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Stromme syndrome, Causes & Symptoms

Commentary - Journal of Contemporary Mediacal Education (2021)

Stromme syndrome, Causes & Symptoms

Guy K Muula*
 
1Centre for Infectious Disease Research, Zambia
 
*Corresponding Author:
Guy K Muula, Centre for Infectious Disease Research, Zambia, Email: [email protected]

Published Date: Jul 02, 2021

Stromme syndrome is a very rare genetic condition. It affects multiple bodily systems and causes anomalies in the intestines, eyes, and skull.

It can also affect other areas of the body, such as the renal and cardiac systems.

Genetic mutations in the CENPF gene cause Stromme syndrome to occur. The CENPF gene is involved in DNA regulation and synthesis, so mutations to it can affect skeletal development.

Infants with Stromme syndrome are born with an incomplete intestine, ocular anomalies, and, in most cases, a smaller-than-average skull.

Causes

Genetic mutations to the CENPF gene cause Stromme syndrome.

This gene codes for centromere protein F. The position of this protein suggests that it plays a role in chromosome segregation.

Chromosome segregation occurs when two sister chromatids migrate to opposite poles of the cell nucleus after separating from each other.

Symptoms

Three typical symptoms characterize Stromme syndrome. These are intestinal atresia, ocular anomalies, and cranial anomalies.

The following sections will look at these in more detail.

1. Intestinal atresia

One of the main symptoms of Stromme syndrome is jejunal, or intestinal, atresia. Infants with Stromme syndrome are born with intestinal atresia, which refers to the incomplete formation of part of the small intestine.

Intestinal atresia, also known as apple peel syndrome, causes a section of the small intestine to twist around the main artery that sends blood to the colon. This can cause blockages to the intestine.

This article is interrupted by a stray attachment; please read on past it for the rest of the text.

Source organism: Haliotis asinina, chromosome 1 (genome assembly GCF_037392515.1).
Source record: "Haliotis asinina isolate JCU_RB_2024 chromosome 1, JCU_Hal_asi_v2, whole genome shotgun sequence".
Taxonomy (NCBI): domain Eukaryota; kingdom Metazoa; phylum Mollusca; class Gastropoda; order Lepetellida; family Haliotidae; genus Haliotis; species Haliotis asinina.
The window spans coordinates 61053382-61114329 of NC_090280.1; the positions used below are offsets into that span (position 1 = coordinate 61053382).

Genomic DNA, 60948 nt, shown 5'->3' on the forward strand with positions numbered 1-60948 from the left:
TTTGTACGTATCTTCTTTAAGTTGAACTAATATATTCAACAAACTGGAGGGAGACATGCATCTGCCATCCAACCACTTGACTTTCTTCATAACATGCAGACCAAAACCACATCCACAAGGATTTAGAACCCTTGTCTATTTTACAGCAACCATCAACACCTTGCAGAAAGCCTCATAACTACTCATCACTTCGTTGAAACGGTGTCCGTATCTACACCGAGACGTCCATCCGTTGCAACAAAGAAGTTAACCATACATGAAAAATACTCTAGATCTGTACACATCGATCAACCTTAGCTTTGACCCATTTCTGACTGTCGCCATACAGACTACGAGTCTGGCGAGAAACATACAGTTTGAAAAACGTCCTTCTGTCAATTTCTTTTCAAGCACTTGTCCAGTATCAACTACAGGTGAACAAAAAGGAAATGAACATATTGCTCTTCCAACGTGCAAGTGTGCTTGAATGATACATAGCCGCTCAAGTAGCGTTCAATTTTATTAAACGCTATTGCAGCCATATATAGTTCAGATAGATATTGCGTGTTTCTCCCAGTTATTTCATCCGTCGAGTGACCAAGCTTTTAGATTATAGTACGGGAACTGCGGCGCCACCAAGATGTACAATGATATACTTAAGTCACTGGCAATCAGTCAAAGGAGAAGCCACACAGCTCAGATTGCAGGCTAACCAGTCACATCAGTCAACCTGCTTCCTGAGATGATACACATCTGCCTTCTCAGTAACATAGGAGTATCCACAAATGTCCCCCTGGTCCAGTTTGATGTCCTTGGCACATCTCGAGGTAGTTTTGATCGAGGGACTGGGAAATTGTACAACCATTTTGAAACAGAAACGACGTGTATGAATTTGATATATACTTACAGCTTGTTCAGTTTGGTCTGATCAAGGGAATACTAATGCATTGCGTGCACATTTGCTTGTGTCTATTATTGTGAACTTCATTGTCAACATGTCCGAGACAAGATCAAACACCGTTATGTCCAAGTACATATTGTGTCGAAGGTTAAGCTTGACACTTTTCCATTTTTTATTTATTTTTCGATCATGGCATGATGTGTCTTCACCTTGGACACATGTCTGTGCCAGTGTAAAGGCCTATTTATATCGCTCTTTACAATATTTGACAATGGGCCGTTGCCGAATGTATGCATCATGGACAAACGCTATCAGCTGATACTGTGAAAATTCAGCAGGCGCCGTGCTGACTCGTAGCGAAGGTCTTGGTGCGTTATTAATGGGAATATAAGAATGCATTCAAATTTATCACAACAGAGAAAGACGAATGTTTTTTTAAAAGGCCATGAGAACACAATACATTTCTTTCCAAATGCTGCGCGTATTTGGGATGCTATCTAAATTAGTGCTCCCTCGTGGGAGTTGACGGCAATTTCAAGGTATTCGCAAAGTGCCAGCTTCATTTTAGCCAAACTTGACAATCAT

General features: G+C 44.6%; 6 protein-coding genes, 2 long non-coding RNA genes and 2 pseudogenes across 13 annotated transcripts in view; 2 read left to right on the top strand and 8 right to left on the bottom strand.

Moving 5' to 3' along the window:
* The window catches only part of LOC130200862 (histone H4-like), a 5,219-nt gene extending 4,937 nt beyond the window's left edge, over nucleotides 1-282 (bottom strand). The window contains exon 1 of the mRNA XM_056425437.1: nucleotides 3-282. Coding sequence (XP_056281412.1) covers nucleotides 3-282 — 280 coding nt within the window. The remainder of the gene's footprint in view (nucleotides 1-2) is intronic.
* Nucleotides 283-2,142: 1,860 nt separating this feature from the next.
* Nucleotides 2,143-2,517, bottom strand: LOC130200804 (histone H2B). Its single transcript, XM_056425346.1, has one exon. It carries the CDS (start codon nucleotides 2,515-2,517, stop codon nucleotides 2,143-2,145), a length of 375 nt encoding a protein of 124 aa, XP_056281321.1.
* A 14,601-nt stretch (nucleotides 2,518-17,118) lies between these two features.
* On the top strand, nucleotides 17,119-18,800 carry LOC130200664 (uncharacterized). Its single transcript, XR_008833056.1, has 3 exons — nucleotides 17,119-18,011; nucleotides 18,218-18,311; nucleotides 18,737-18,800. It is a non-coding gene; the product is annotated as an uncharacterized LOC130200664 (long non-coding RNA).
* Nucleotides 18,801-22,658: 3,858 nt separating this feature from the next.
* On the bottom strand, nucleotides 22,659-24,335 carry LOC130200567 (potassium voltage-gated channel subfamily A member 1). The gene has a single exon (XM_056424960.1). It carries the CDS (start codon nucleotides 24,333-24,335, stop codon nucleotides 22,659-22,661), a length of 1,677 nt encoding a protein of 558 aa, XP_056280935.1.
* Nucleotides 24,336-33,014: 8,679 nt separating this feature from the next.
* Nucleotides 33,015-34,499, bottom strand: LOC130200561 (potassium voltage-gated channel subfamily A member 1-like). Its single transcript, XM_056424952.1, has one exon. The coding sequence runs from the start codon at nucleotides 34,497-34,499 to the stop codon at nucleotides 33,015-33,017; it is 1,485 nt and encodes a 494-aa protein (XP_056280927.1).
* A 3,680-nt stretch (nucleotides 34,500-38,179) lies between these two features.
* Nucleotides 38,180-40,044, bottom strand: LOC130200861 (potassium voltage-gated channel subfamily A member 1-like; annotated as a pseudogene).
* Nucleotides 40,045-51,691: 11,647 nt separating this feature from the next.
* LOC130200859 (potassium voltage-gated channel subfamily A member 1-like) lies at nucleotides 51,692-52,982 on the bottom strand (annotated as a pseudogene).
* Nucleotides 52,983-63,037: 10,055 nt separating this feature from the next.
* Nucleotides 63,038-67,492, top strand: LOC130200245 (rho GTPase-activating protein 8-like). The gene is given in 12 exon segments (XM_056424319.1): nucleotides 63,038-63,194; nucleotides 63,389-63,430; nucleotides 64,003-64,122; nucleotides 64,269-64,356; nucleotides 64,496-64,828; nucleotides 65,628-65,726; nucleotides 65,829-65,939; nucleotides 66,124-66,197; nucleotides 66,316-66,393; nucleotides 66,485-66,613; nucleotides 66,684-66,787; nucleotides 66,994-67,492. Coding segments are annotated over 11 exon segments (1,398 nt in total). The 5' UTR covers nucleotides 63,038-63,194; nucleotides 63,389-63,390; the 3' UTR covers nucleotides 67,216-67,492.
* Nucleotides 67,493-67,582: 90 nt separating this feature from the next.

2. Ocular anomalies

Infants born with Stromme syndrome tend to have underdeveloped eyes and a variety of eye anomalies. These may include:

• Sclerocornea: This is an eye abnormality wherein the cornea blends with the white outer layer of the eyeball, causing there to be no clear-cut boundary between them.

• Microphthalmia: This is a condition wherein one or both of the eyes are unusually small.

• Microcornea: This is a condition wherein one or both of the corneas are unusually small.

• Ptosis: This refers to the drooping or falling of the upper eyelid.

• Epicanthus: This refers to a fold of skin on the upper eyelid that covers the inner corner of the eye.

3. Cranial anomalies

Another common symptom of Stromme syndrome is the presence of cranial anomalies. Infants with Stromme syndrome are likely to have microcephaly. This is a condition that causes an infant to have a much smaller head than usual.

However, not all infants with Stromme syndrome have microcephaly. Some infants with this condition have a typical head circumference.

Citation: Guy K Muula. Stromme syndrome, Causes & Symptoms. J Contemp Med Edu. 2021; 11(6): 32.

Copyright: 2021 The Authors. Thisis an open access article under the terms of the Creative Commons Attribution Non Commercial Share Alike 4.0 (https://creativecommons.org/licenses/by-nc-sa/4.0/) This is an open access article distributed under the terms of the Creative Commons Attribution License, which permits unrestricted use, distribution, and reproduction in any medium, provided the original work is properly cited.